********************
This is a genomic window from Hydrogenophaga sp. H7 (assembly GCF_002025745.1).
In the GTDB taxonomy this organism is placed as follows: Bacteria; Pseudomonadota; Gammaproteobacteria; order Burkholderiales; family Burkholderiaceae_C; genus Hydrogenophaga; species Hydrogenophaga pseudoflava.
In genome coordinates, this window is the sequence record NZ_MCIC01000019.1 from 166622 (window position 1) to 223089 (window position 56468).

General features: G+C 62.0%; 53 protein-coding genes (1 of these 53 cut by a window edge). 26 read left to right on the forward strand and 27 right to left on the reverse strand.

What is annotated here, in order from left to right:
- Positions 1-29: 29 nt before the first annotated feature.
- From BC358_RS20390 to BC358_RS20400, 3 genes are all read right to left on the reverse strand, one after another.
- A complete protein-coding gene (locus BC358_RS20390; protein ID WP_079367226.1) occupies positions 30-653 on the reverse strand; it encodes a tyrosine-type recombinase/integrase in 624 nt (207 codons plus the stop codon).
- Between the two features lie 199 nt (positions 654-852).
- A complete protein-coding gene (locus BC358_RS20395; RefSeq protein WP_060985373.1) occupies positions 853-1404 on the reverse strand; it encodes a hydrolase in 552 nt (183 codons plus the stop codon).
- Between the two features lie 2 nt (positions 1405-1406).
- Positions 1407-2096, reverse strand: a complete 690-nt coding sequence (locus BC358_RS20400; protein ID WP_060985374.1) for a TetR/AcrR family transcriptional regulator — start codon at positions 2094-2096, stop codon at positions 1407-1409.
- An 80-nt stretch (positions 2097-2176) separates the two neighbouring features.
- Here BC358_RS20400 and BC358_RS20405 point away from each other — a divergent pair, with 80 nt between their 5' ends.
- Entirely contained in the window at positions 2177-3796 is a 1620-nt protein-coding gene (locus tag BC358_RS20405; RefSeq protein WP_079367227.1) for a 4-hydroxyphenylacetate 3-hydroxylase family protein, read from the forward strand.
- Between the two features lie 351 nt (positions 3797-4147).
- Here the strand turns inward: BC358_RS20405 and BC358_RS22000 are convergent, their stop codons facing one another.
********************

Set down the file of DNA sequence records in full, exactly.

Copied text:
This is a genomic window from Hydrogenophaga sp. H7 (assembly GCF_002025745.1).
In the GTDB taxonomy this organism is placed as follows: Bacteria; Pseudomonadota; Gammaproteobacteria; order Burkholderiales; family Burkholderiaceae_C; genus Hydrogenophaga; species Hydrogenophaga pseudoflava.
In genome coordinates, this window is the sequence record NZ_MCIC01000019.1 from 166622 (window position 1) to 223089 (window position 56468).

General features: G+C 62.0%; 53 protein-coding genes (1 of these 53 cut by a window edge). 26 read left to right on the forward strand and 27 right to left on the reverse strand.

What is annotated here, in order from left to right:
- Positions 1-29: 29 nt before the first annotated feature.
- From BC358_RS20390 to BC358_RS20400, 3 genes are all read right to left on the reverse strand, one after another.
- A complete protein-coding gene (locus BC358_RS20390; protein ID WP_079367226.1) occupies positions 30-653 on the reverse strand; it encodes a tyrosine-type recombinase/integrase in 624 nt (207 codons plus the stop codon).
- Between the two features lie 199 nt (positions 654-852).
- A complete protein-coding gene (locus BC358_RS20395; RefSeq protein WP_060985373.1) occupies positions 853-1404 on the reverse strand; it encodes a hydrolase in 552 nt (183 codons plus the stop codon).
- Between the two features lie 2 nt (positions 1405-1406).
- Positions 1407-2096, reverse strand: a complete 690-nt coding sequence (locus BC358_RS20400; protein ID WP_060985374.1) for a TetR/AcrR family transcriptional regulator — start codon at positions 2094-2096, stop codon at positions 1407-1409.
- An 80-nt stretch (positions 2097-2176) separates the two neighbouring features.
- Here BC358_RS20400 and BC358_RS20405 point away from each other — a divergent pair, with 80 nt between their 5' ends.
- Entirely contained in the window at positions 2177-3796 is a 1620-nt protein-coding gene (locus tag BC358_RS20405; RefSeq protein WP_079367227.1) for a 4-hydroxyphenylacetate 3-hydroxylase family protein, read from the forward strand.
- Between the two features lie 351 nt (positions 3797-4147).
- Here the strand turns inward: BC358_RS20405 and BC358_RS22000 are convergent, their stop codons facing one another.